We were extremely fortunate to be given the opportunity to take a look at "Wildlife Jack - I Want to Fly!" by Ed Kellie, thanks to Pavilion / NT so we'll swoop, swoosh and dive on in!

Jack loves visiting his Grandpa and Grandpa, a bit of an adventurer himself, loves to show Jack his magic journal that's full of all the amazing adventures he's had. When Jack reads the journal with his grandpa, Jack is almost transported to the amazing places Grandpa mentions - and also gets to see all the incredible wildlife along the way.

This time Jack and Grandpa are learning all about the amazing bird life that can be found throughout the UK. From pigeons on your own doorstep if you live in the big city, to the geese and gulls, finches and robins that dwell in our greener landscapes.

Jack realises that above anything else, he wants to take to the skies with his new bird friends so with the help of a pair of wings, Jack attempts to soar!

He's going to need more help though, those tiny little wings of his won't get him anywhere!

As the story unfolds, the book gently introduces fascinating facts about our most beloved (and some of our most rare) bird species, giving children a fantastic insight into our rural and city bird life, and sharing with them a love of nature that will hopefully encourage them to get out into the countryside when they can like we do (or seek out green spaces in the city, even!)

A brilliant and colourful book based on the hit Wildlife Jack TV show currently airing on Disney Kids. We can't wait to see where Wildlife Jack's inquisitive nature takes him next!

Charlotte's best bit: Loving some of the facts and figures, like swifts being able to sleep while flying and ducks being able to sleep while afloat!

Daddy's Favourite bit: A fabulous mix of story and non fiction destined to draw young readers into a whole world of nature discovery. Huge thumbs up from us!

(Kindly sent to us for review by Pavilion Publishing)
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Where will I go? (When I grow Up) by Richard Sinclair and Jon Lycett-Smith (Digital Leaf)

Where will I go? (When I grow up)

Written by Richard Sinclair

Illustrated by Jon Lycett-Smith

Published by Digital Leaf

A pocket-sized story book that sends us soaring on a voyage of imagination and discovery? How could we possibly resist. Arriving on our doorstep accompanied by an adorable collection of postcards with globetrotting themes comes a new book from Digital Leaf.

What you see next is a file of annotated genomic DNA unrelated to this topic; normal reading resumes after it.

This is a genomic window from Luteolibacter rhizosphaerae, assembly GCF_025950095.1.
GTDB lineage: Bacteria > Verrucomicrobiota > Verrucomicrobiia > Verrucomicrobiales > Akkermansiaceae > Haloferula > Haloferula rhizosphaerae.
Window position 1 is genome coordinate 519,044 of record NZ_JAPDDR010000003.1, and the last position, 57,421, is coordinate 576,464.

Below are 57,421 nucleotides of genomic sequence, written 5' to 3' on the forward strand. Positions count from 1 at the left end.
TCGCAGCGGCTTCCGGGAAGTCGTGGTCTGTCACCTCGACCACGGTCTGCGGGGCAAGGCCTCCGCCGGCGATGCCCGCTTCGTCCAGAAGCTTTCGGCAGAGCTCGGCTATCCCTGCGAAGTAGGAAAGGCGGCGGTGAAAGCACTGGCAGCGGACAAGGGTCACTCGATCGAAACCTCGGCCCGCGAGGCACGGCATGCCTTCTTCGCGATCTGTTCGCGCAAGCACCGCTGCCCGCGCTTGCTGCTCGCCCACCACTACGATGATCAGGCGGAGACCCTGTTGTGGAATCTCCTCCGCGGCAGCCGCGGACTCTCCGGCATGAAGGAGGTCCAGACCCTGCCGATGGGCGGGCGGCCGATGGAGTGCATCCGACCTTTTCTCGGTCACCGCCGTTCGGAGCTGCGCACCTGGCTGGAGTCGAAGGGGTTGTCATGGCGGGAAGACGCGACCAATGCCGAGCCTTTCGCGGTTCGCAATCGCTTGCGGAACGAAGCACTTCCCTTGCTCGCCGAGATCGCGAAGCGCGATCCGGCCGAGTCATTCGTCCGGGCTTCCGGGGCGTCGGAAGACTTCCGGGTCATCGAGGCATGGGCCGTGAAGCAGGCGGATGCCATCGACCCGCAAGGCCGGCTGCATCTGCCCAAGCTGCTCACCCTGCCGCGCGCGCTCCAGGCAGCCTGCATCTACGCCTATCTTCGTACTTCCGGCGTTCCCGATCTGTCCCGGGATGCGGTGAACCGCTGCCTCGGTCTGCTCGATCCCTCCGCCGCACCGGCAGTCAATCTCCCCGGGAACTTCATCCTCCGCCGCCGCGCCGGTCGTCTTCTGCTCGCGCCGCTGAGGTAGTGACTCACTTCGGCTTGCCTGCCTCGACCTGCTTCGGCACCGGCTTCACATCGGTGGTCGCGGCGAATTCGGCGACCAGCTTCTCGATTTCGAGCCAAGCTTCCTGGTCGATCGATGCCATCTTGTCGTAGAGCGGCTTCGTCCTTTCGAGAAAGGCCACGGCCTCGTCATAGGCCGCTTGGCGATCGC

Author Richard Sinclair and Illustrator Jon Lycett-Smith have teamed up for this excellent story that will guide your children on a whistle-stop round-the-world tour as a boy and his dad visit their local museum, and take off on a flight of fancy dreaming about all the different countries they could visit together.

Some of the world's most exciting destinations are explored, starting right on our own home doorstep with a gorgeous glance at London and all the sights, stepping over the pond to the USA, South America, Australia, China and beyond.

Charlotte is always interested in any new books that arrive with geographical leanings, and this is an absolutely brilliant introduction to the world around us - and the stunning destinations we hope she'll one day visit when she grows up (or tagging along with us!)

Loud shouty voiceover fans are in for a particular treat with "Where will I go?" - A special set of audio resources accompanies the book, read by none other than the legendary King of the Hawkmen himself, Brian Blessed! Just be sure to keep the volume turned down a little in case you damage your little one's hearing!

Children are instantly drawn to books that can send them on a journey of imagination and discovery, and this is a particularly brilliant colourful and immersive example.

Charlotte's best bit: Charlotte now wants to visit Japan. Endless sushi!!

Daddy's Favourite bit: A gorgeous little globetrotting title from Digital Leaf.

(Kindly sent to us for review by Digital Leaf)
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Wednesday 22 April 2015

When Dad Showed Me the Universe by Ulf Stark and Eva Eriksson (Gecko Press)

When Dad Showed me the Universe

Written by Ulf Stark

Illustrated by Eva Eriksson

Published by Gecko Press

We are always stargazing. We're lucky enough that on a cold dark night when the sky is clear, we can see quite a lot of the stars without too much light pollution (amazing considering we live in a busy town centre). Recently on holiday up in the Peak District we could really soak up the stratosphere as we lay in our hot tub (oooh, get us!) and sat silently picking out the constellations in our 'different' patch of sky.

And so, to this wonderful book celebrating stargazers everywhere. "When Dad Showed me the Universe" is a voyage of discovery for a boy who embarks on an evening adventure with his dentist dad.

Dad stops off for some supplies (he's a dentist so no sweeties, just a pack of chewing gum!) and the two of them head out into the best place to view the stars - the middle of nowhere!

Dad explains all about the amazing starscape laid out before them, and all the constellations - some of which may have already disappeared, but still visible to us because their light takes so long to reach us.